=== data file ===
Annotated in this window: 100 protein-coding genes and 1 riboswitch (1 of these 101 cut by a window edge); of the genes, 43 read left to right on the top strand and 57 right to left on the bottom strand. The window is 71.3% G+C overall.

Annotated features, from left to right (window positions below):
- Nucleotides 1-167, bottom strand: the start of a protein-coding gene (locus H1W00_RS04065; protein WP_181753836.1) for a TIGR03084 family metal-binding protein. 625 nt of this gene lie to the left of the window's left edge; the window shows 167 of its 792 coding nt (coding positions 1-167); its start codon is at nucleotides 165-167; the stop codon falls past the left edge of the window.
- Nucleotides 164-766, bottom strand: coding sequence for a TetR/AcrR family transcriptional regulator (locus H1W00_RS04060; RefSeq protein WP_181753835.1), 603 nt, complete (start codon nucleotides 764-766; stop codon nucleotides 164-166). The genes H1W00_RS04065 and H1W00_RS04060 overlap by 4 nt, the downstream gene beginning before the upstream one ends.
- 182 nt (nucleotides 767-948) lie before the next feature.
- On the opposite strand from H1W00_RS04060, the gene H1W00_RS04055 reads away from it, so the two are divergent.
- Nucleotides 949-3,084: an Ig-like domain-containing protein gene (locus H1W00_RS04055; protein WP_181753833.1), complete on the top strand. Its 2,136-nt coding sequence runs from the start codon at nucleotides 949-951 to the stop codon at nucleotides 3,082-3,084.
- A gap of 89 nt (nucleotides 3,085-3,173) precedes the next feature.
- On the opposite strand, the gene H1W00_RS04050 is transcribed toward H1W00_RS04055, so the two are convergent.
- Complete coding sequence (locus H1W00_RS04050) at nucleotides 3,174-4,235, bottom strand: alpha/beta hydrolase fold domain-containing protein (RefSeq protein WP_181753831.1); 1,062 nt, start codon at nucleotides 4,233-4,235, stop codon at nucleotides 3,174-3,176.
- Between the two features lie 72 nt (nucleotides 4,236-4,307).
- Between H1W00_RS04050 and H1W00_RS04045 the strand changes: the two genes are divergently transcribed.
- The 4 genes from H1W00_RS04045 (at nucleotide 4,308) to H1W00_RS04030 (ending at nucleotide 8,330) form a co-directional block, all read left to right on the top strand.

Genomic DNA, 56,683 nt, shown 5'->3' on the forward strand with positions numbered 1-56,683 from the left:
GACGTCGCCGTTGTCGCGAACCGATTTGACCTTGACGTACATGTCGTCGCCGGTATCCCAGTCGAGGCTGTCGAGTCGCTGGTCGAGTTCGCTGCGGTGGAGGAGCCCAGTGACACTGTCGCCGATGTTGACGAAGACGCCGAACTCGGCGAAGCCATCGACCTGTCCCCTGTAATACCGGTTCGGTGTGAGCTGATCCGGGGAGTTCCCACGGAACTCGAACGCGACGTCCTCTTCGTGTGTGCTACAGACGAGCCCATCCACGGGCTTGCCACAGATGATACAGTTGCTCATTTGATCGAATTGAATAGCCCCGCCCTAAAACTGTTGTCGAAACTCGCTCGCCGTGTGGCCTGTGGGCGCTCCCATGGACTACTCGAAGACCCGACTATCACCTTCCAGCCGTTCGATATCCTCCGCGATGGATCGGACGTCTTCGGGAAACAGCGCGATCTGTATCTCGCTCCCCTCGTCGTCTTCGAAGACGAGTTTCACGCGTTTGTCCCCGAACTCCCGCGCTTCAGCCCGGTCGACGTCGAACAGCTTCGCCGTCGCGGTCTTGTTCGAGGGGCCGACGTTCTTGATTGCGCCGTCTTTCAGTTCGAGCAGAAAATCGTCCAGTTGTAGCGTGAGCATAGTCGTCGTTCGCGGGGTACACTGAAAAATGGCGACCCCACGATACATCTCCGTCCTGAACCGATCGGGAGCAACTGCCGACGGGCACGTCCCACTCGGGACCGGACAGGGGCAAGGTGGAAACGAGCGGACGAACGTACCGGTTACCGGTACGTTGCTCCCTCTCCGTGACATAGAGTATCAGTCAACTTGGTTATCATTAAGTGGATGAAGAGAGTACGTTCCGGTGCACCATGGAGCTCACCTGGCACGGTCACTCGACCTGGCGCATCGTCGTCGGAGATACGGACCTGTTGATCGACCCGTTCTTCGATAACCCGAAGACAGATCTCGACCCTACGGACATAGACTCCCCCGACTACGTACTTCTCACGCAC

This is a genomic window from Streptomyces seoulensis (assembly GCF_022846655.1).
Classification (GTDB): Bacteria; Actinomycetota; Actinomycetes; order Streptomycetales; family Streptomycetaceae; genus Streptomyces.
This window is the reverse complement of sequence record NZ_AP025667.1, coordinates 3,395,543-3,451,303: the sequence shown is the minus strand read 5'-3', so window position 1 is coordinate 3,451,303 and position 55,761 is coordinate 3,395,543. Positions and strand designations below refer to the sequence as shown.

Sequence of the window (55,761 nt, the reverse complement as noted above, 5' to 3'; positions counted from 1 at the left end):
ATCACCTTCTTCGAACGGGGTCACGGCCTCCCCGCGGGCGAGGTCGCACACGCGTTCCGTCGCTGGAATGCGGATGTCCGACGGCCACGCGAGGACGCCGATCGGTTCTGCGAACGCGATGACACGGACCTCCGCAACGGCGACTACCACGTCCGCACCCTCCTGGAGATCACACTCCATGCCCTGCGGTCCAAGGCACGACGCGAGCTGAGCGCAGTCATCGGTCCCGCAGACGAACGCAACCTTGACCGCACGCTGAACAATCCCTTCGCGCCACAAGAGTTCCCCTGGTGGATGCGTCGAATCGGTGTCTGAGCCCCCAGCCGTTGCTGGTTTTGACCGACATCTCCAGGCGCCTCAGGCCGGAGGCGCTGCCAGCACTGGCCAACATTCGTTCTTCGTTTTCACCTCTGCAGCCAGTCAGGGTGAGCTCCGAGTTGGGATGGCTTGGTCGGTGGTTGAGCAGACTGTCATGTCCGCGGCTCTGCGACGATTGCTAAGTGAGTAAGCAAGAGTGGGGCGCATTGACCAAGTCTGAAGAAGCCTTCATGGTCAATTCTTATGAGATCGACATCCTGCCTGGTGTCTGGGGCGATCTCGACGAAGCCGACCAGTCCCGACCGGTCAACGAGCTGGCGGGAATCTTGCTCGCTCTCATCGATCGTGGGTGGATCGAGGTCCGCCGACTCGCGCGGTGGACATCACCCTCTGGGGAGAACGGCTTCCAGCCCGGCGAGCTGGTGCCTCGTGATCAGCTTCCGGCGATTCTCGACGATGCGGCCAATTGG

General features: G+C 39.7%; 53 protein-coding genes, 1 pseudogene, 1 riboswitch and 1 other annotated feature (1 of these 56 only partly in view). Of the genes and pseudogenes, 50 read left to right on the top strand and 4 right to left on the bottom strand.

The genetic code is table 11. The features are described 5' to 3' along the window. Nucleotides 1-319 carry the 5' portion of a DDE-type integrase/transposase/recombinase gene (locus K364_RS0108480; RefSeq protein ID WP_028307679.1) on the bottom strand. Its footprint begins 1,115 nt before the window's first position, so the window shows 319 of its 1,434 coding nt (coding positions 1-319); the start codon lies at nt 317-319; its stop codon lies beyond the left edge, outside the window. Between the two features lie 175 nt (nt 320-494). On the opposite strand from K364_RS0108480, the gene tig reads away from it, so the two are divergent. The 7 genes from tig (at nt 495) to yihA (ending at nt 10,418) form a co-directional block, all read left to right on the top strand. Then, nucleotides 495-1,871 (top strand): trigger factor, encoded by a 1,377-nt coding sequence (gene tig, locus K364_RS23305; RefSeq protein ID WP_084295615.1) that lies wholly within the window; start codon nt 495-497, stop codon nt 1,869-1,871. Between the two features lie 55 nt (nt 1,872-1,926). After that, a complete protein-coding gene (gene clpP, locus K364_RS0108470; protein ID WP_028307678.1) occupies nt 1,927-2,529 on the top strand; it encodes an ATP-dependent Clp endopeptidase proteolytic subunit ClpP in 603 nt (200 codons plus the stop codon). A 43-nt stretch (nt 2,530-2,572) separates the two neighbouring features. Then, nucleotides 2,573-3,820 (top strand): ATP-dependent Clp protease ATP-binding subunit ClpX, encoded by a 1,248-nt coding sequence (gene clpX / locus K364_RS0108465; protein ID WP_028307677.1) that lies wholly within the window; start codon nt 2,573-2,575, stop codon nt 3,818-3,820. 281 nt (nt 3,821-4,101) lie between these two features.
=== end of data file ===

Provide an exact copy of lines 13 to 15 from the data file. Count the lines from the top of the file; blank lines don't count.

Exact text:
- The 4 genes from H1W00_RS04045 (at nucleotide 4,308) to H1W00_RS04030 (ending at nucleotide 8,330) form a co-directional block, all read left to right on the top strand.

Genomic DNA, 56,683 nt, shown 5'->3' on the forward strand with positions numbered 1-56,683 from the left:
GACGTCGCCGTTGTCGCGAACCGATTTGACCTTGACGTACATGTCGTCGCCGGTATCCCAGTCGAGGCTGTCGAGTCGCTGGTCGAGTTCGCTGCGGTGGAGGAGCCCAGTGACACTGTCGCCGATGTTGACGAAGACGCCGAACTCGGCGAAGCCATCGACCTGTCCCCTGTAATACCGGTTCGGTGTGAGCTGATCCGGGGAGTTCCCACGGAACTCGAACGCGACGTCCTCTTCGTGTGTGCTACAGACGAGCCCATCCACGGGCTTGCCACAGATGATACAGTTGCTCATTTGATCGAATTGAATAGCCCCGCCCTAAAACTGTTGTCGAAACTCGCTCGCCGTGTGGCCTGTGGGCGCTCCCATGGACTACTCGAAGACCCGACTATCACCTTCCAGCCGTTCGATATCCTCCGCGATGGATCGGACGTCTTCGGGAAACAGCGCGATCTGTATCTCGCTCCCCTCGTCGTCTTCGAAGACGAGTTTCACGCGTTTGTCCCCGAACTCCCGCGCTTCAGCCCGGTCGACGTCGAACAGCTTCGCCGTCGCGGTCTTGTTCGAGGGGCCGACGTTCTTGATTGCGCCGTCTTTCAGTTCGAGCAGAAAATCGTCCAGTTGTAGCGTGAGCATAGTCGTCGTTCGCGGGGTACACTGAAAAATGGCGACCCCACGATACATCTCCGTCCTGAACCGATCGGGAGCAACTGCCGACGGGCACGTCCCACTCGGGACCGGACAGGGGCAAGGTGGAAACGAGCGGACGAACGTACCGGTTACCGGTACGTTGCTCCCTCTCCGTGACATAGAGTATCAGTCAACTTGGTTATCATTAAGTGGATGAAGAGAGTACGTTCCGGTGCACCATGGAGCTCACCTGGCACGGTCACTCGACCTGGCGCATCGTCGTCGGAGATACGGACCTGTTGATCGACCCGTTCTTCGATAACCCGAAGACAGATCTCGACCCTACGGACATAGACTCCCCCGACTACGTACTTCTCACGCAC